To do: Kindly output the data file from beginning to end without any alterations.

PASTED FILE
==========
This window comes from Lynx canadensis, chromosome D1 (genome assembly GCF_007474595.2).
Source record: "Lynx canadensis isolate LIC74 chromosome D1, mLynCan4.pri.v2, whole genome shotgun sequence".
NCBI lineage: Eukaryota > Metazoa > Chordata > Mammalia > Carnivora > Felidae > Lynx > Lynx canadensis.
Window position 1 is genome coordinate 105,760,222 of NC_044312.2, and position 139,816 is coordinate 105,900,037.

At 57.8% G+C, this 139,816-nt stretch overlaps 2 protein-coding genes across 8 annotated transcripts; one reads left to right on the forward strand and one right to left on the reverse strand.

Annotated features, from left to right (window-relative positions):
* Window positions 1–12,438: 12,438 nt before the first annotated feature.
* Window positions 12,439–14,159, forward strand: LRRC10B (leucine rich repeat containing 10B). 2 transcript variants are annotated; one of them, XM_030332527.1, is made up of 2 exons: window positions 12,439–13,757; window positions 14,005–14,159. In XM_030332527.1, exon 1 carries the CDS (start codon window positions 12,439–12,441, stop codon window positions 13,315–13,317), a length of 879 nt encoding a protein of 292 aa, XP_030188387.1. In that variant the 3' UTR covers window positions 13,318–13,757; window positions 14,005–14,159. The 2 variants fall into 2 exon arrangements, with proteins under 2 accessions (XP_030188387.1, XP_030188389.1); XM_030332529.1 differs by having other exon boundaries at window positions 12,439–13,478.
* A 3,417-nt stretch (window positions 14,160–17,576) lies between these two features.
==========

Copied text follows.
This window comes from Lynx canadensis, chromosome D1 (genome assembly GCF_007474595.2).
Source record: "Lynx canadensis isolate LIC74 chromosome D1, mLynCan4.pri.v2, whole genome shotgun sequence".
NCBI lineage: Eukaryota > Metazoa > Chordata > Mammalia > Carnivora > Felidae > Lynx > Lynx canadensis.
Window position 1 is genome coordinate 105,760,222 of NC_044312.2, and position 139,816 is coordinate 105,900,037.

At 57.8% G+C, this 139,816-nt stretch overlaps 2 protein-coding genes across 8 annotated transcripts; one reads left to right on the forward strand and one right to left on the reverse strand.

Annotated features, from left to right (window-relative positions):
* Window positions 1–12,438: 12,438 nt before the first annotated feature.
* Window positions 12,439–14,159, forward strand: LRRC10B (leucine rich repeat containing 10B). 2 transcript variants are annotated; one of them, XM_030332527.1, is made up of 2 exons: window positions 12,439–13,757; window positions 14,005–14,159. In XM_030332527.1, exon 1 carries the CDS (start codon window positions 12,439–12,441, stop codon window positions 13,315–13,317), a length of 879 nt encoding a protein of 292 aa, XP_030188387.1. In that variant the 3' UTR covers window positions 13,318–13,757; window positions 14,005–14,159. The 2 variants fall into 2 exon arrangements, with proteins under 2 accessions (XP_030188387.1, XP_030188389.1); XM_030332529.1 differs by having other exon boundaries at window positions 12,439–13,478.
* A 3,417-nt stretch (window positions 14,160–17,576) lies between these two features.